Do you live in an apartment or condominium? If so, do you know what to do in case there’s a fire when you’re home?
To help you stay safe, the U.S. Fire Administration offers the following quick tips:
Building Fire Safety
Fire prevention tools in and around your apartment are essential for fire safety.
- Make sure your apartment has working smoke alarms, including in each sleeping room. Test the alarms every month, and replace their batteries every year.
- Don’t prop open exit or stairway doors in your apartment complex. These are installed to slow the spread of heat and smoke if there’s a fire.
- Speak to your apartment manager if you see a damaged smoke alarm, fire extinguisher or an emergency light that has burned out.
Create an escape plan. Discuss how you’ll get outside in case of a fire, and practice your plan.
- Count the number of doors there are between your apartment and the nearest fire exit. Memorize the number in case you have to find the exit in the dark.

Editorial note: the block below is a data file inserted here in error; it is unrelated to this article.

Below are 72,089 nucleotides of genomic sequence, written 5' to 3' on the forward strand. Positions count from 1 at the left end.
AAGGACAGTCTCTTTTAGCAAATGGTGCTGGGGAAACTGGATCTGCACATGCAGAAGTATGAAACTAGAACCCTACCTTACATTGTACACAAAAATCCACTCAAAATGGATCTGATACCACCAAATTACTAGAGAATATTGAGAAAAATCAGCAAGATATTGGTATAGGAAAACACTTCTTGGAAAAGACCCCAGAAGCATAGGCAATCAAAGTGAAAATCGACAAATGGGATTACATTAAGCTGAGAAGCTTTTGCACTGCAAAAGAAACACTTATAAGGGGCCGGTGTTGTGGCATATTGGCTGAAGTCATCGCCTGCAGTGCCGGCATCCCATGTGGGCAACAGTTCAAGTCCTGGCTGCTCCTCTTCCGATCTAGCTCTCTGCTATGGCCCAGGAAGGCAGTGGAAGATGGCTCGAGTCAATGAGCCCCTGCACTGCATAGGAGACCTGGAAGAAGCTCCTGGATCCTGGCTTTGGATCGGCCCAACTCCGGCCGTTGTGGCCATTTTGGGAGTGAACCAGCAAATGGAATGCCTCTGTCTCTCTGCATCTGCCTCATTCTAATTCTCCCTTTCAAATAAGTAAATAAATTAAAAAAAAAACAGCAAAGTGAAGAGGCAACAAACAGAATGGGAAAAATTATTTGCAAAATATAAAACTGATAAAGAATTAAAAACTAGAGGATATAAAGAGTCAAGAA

- Know where all the exit doors and stairs are on your floor.
- Learn your building evacuation plan if you have one. Create and practice an escape plan for your own apartment.
In the event of a fire, stay calm. Move to the exit as you’ve practiced. Call the fire department once you’re outside.
- If your door feels warm to the touch, do not attempt to open it. Call 911 and tell the dispatcher your apartment number and that you can’t open your door. Stuff the cracks around the door with towels, rags, bedding or tape. Cover vents. Wait at a window and signal for help with a flashlight or by waving a white cloth.
- If your apartment door is cool to the touch, open it slowly. Stay low and check for smoke or fire in the hallway. If the hallway is safe, follow your building’s evacuation plan. Never use an elevator to escape a fire. Always use the stairs.
Wait Outside for the Fire Department
Once you’re outside, move away from the building. Give firefighters and fire trucks plenty of space.
- Stay outside. Do not go back inside for any reason.
- If you think someone is still inside, tell firefighters where you think the person is.
- Wait until firefighters tell you it’s safe to go back inside.
For more fire safety tips, visit usfa.fema.gov.